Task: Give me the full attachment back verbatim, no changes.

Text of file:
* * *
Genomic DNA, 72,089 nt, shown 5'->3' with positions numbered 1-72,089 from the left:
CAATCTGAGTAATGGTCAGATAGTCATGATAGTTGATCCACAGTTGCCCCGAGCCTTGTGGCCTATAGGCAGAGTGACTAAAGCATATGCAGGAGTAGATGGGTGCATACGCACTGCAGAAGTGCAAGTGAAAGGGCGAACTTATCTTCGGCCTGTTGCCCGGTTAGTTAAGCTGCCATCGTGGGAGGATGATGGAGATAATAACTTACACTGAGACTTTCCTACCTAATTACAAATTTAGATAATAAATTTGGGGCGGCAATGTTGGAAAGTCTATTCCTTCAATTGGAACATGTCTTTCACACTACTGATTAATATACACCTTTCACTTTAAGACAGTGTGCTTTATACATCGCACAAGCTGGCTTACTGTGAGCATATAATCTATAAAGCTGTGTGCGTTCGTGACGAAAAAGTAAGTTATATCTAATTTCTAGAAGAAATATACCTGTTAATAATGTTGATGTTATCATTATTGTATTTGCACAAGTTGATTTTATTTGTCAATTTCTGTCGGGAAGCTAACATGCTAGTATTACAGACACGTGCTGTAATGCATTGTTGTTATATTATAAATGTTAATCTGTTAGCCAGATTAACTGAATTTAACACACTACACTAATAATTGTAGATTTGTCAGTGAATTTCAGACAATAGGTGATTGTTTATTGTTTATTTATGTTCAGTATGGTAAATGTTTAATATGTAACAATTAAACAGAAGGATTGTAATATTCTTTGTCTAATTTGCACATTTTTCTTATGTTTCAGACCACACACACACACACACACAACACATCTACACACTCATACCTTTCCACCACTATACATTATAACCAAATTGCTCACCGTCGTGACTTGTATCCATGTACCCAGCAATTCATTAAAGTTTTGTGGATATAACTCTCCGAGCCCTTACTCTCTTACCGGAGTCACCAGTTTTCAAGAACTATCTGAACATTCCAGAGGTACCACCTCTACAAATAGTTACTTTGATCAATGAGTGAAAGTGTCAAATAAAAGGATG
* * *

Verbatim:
Genomic DNA, 72,089 nt, shown 5'->3' with positions numbered 1-72,089 from the left:
CAATCTGAGTAATGGTCAGATAGTCATGATAGTTGATCCACAGTTGCCCCGAGCCTTGTGGCCTATAGGCAGAGTGACTAAAGCATATGCAGGAGTAGATGGGTGCATACGCACTGCAGAAGTGCAAGTGAAAGGGCGAACTTATCTTCGGCCTGTTGCCCGGTTAGTTAAGCTGCCATCGTGGGAGGATGATGGAGATAATAACTTACACTGAGACTTTCCTACCTAATTACAAATTTAGATAATAAATTTGGGGCGGCAATGTTGGAAAGTCTATTCCTTCAATTGGAACATGTCTTTCACACTACTGATTAATATACACCTTTCACTTTAAGACAGTGTGCTTTATACATCGCACAAGCTGGCTTACTGTGAGCATATAATCTATAAAGCTGTGTGCGTTCGTGACGAAAAAGTAAGTTATATCTAATTTCTAGAAGAAATATACCTGTTAATAATGTTGATGTTATCATTATTGTATTTGCACAAGTTGATTTTATTTGTCAATTTCTGTCGGGAAGCTAACATGCTAGTATTACAGACACGTGCTGTAATGCATTGTTGTTATATTATAAATGTTAATCTGTTAGCCAGATTAACTGAATTTAACACACTACACTAATAATTGTAGATTTGTCAGTGAATTTCAGACAATAGGTGATTGTTTATTGTTTATTTATGTTCAGTATGGTAAATGTTTAATATGTAACAATTAAACAGAAGGATTGTAATATTCTTTGTCTAATTTGCACATTTTTCTTATGTTTCAGACCACACACACACACACACACAACACATCTACACACTCATACCTTTCCACCACTATACATTATAACCAAATTGCTCACCGTCGTGACTTGTATCCATGTACCCAGCAATTCATTAAAGTTTTGTGGATATAACTCTCCGAGCCCTTACTCTCTTACCGGAGTCACCAGTTTTCAAGAACTATCTGAACATTCCAGAGGTACCACCTCTACAAATAGTTACTTTGATCAATGAGTGAAAGTGTCAAATAAAAGGATG